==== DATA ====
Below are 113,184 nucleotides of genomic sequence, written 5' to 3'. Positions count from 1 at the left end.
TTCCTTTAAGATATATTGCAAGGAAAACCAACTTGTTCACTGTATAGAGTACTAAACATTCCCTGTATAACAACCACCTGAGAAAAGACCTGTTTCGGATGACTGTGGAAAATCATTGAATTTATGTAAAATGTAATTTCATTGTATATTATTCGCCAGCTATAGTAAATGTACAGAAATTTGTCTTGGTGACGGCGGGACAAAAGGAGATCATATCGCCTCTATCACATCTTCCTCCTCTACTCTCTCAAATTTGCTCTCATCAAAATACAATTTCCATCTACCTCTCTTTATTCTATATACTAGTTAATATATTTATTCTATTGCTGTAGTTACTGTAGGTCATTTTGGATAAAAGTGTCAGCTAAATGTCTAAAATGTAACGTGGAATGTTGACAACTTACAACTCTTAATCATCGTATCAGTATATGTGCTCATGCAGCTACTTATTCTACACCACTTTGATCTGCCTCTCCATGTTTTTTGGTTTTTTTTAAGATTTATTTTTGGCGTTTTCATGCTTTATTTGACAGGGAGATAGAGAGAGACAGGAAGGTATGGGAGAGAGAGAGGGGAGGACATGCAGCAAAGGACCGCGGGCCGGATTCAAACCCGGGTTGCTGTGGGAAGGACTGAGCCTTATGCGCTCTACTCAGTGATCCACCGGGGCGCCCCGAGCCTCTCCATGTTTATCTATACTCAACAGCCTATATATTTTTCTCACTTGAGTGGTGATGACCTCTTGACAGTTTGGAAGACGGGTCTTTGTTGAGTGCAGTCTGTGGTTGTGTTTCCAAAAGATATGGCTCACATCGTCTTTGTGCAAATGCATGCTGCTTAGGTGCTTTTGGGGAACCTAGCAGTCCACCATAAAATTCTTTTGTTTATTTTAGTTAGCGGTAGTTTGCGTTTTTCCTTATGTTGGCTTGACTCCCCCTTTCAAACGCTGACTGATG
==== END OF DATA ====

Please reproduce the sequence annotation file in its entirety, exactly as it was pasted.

Below are 113,184 nucleotides of genomic sequence, written 5' to 3'. Positions count from 1 at the left end.
TTCCTTTAAGATATATTGCAAGGAAAACCAACTTGTTCACTGTATAGAGTACTAAACATTCCCTGTATAACAACCACCTGAGAAAAGACCTGTTTCGGATGACTGTGGAAAATCATTGAATTTATGTAAAATGTAATTTCATTGTATATTATTCGCCAGCTATAGTAAATGTACAGAAATTTGTCTTGGTGACGGCGGGACAAAAGGAGATCATATCGCCTCTATCACATCTTCCTCCTCTACTCTCTCAAATTTGCTCTCATCAAAATACAATTTCCATCTACCTCTCTTTATTCTATATACTAGTTAATATATTTATTCTATTGCTGTAGTTACTGTAGGTCATTTTGGATAAAAGTGTCAGCTAAATGTCTAAAATGTAACGTGGAATGTTGACAACTTACAACTCTTAATCATCGTATCAGTATATGTGCTCATGCAGCTACTTATTCTACACCACTTTGATCTGCCTCTCCATGTTTTTTGGTTTTTTTTAAGATTTATTTTTGGCGTTTTCATGCTTTATTTGACAGGGAGATAGAGAGAGACAGGAAGGTATGGGAGAGAGAGAGGGGAGGACATGCAGCAAAGGACCGCGGGCCGGATTCAAACCCGGGTTGCTGTGGGAAGGACTGAGCCTTATGCGCTCTACTCAGTGATCCACCGGGGCGCCCCGAGCCTCTCCATGTTTATCTATACTCAACAGCCTATATATTTTTCTCACTTGAGTGGTGATGACCTCTTGACAGTTTGGAAGACGGGTCTTTGTTGAGTGCAGTCTGTGGTTGTGTTTCCAAAAGATATGGCTCACATCGTCTTTGTGCAAATGCATGCTGCTTAGGTGCTTTTGGGGAACCTAGCAGTCCACCATAAAATTCTTTTGTTTATTTTAGTTAGCGGTAGTTTGCGTTTTTCCTTATGTTGGCTTGACTCCCCCTTTCAAACGCTGACTGATG